This book was darker and much more brutal than the last book. Also there is a huge plot line revolving around a military campaign ⇠ Not my favorite thing usually. But reading the story of Coltaine and the army he lead that was trying to help get the Malazan refugees to safety was one of the most heart wrenching things I’ve read and made me hate almost everyone else in the Malazan Empire. The way that particular arc played out pretty well tore me up and I really was glad when a few people got just what they deserved and less glad with the others they seemed to take down with them.
The other line containing Felisin, Heboric and Bauden was also just as brutal but in different ways. I felt so sorry for Felisin and the struggles that she had to go through and how far from the girl she was she fell. Heboric was intriguing to me, a priest/historian that forsake his god. His musings, insights and journey to discover the power within himself was one to pay close attention to. Bauden ended up being one of my favorite characters and I really hoped for trio to have an everlasting bond. (view spoiler)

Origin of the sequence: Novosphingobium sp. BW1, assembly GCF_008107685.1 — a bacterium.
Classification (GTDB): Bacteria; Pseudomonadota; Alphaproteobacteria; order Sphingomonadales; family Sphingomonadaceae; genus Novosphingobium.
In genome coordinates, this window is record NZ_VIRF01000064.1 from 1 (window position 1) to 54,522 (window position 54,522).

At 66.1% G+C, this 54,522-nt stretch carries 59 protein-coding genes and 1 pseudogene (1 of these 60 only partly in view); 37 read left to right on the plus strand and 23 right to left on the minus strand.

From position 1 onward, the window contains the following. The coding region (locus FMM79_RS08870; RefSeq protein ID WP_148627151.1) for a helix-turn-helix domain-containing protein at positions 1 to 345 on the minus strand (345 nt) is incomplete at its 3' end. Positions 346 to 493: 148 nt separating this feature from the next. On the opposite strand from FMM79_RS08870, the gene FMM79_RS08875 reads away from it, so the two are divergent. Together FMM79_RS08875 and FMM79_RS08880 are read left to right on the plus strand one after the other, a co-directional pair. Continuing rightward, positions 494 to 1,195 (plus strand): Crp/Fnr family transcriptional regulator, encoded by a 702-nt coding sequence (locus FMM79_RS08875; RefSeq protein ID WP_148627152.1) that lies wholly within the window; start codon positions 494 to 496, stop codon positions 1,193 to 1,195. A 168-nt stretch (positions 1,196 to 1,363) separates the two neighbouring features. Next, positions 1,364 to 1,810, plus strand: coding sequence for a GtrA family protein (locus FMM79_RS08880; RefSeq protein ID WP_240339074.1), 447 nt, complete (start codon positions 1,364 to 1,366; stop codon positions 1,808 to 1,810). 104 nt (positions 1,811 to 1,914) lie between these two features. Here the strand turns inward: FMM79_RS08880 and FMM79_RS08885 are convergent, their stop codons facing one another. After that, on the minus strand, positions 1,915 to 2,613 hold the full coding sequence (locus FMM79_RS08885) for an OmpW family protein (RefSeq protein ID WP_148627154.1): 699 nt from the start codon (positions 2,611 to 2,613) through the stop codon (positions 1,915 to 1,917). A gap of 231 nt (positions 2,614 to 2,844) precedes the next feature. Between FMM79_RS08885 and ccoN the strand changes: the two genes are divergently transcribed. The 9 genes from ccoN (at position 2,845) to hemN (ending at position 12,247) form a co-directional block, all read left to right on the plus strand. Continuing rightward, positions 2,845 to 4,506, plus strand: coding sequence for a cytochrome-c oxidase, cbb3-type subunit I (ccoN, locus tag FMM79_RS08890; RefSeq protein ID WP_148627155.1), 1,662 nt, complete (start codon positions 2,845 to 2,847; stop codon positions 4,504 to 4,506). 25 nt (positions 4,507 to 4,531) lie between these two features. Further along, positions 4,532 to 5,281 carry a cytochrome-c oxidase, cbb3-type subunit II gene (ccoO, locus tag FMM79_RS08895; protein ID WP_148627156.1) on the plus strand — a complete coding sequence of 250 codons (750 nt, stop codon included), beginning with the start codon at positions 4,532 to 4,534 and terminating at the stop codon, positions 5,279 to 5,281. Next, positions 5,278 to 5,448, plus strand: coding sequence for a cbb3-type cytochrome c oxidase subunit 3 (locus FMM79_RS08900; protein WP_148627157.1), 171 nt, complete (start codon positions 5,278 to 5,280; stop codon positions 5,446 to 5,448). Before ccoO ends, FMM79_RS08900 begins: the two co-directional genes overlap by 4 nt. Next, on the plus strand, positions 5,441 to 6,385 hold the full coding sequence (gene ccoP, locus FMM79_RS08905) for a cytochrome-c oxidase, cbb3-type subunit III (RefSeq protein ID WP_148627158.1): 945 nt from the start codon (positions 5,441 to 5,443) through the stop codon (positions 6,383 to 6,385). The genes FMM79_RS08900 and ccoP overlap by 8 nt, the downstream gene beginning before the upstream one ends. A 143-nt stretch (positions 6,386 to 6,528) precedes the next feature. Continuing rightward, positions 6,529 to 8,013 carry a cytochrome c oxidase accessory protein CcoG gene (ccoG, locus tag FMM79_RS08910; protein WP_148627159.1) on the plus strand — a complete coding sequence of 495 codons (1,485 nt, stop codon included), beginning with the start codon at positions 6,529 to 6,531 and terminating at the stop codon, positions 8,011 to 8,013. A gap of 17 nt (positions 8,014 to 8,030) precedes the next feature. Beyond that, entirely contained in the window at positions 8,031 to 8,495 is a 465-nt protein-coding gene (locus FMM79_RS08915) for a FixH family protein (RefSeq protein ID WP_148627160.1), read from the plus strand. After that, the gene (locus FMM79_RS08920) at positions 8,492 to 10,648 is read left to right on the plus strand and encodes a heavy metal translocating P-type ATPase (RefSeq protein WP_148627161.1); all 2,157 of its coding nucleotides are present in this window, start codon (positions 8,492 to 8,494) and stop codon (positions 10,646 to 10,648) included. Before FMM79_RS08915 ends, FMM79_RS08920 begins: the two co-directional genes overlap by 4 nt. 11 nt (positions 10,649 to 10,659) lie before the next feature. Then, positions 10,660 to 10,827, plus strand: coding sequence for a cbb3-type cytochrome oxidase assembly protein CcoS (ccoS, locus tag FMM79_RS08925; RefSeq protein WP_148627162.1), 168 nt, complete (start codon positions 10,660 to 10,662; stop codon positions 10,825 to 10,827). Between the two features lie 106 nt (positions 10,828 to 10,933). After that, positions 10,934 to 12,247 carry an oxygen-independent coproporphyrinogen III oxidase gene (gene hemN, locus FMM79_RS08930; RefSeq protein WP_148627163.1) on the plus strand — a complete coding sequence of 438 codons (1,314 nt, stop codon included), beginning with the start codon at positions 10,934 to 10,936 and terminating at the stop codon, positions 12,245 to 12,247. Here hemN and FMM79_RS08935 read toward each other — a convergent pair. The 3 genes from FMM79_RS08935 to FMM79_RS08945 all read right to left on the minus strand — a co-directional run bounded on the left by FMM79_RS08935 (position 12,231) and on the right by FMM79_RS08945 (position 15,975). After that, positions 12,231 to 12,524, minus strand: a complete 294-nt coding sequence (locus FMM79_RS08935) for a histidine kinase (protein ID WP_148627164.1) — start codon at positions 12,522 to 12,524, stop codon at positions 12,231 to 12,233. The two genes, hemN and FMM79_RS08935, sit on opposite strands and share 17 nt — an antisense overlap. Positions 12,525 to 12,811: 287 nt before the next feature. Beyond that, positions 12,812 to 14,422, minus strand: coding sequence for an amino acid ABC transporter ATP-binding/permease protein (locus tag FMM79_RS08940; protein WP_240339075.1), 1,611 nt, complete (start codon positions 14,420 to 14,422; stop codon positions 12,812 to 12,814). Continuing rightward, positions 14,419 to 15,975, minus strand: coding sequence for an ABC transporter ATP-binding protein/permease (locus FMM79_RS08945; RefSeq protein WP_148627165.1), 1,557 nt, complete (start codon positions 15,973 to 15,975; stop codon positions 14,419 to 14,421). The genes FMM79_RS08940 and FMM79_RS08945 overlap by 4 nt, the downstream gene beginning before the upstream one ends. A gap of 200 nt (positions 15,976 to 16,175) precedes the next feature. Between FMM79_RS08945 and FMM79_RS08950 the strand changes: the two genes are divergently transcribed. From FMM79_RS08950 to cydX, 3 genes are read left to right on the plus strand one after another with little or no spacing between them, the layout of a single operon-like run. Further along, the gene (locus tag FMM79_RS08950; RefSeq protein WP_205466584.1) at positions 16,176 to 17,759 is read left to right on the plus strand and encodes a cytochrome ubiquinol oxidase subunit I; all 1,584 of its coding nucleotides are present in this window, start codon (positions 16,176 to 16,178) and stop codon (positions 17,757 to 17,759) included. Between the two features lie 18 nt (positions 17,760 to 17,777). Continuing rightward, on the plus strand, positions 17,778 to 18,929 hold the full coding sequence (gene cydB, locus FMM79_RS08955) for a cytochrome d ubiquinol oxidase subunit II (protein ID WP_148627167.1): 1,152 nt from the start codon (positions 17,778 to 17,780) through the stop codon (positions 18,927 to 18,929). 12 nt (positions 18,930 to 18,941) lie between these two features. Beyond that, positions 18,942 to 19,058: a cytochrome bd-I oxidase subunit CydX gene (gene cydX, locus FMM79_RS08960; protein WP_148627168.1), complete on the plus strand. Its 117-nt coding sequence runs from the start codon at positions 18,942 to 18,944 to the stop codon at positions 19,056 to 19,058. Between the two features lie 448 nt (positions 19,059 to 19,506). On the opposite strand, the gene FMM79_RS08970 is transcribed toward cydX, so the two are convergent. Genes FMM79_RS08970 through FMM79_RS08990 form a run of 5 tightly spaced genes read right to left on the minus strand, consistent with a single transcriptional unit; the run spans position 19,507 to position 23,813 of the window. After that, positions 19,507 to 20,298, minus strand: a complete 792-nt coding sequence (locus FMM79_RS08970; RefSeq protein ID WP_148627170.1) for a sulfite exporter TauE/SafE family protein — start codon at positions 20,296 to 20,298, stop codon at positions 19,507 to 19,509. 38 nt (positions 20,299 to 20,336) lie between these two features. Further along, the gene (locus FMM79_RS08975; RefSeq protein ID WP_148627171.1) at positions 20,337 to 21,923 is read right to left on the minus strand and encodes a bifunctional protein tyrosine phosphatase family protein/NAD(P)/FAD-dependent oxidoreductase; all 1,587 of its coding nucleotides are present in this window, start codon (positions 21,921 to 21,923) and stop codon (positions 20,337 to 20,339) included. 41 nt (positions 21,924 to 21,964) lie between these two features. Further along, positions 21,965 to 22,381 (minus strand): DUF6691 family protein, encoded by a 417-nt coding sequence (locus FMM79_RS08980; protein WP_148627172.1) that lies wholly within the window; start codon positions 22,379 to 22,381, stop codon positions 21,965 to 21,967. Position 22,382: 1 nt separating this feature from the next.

Kalem’s entire story I liked and his was probably one of the more happy arcs even though it too is riddled with death. I’m glad he met a few new people/things during his journey and I’m hoping we see more of him later in the series too.
Sorry/Apsalar was one of my favorite characters in the first book. She is one of the few characters from that to get any page time in this, though through Fiddler’s eyes. She is still quite a mystical force and just this side of creepy sometimes. Still her Journey back towards her home in search of her father was one of my favorites in this book. There was at least some kind of hope in that journey and I was glad to see that she retains some skills from her time under the thumb of Shadow.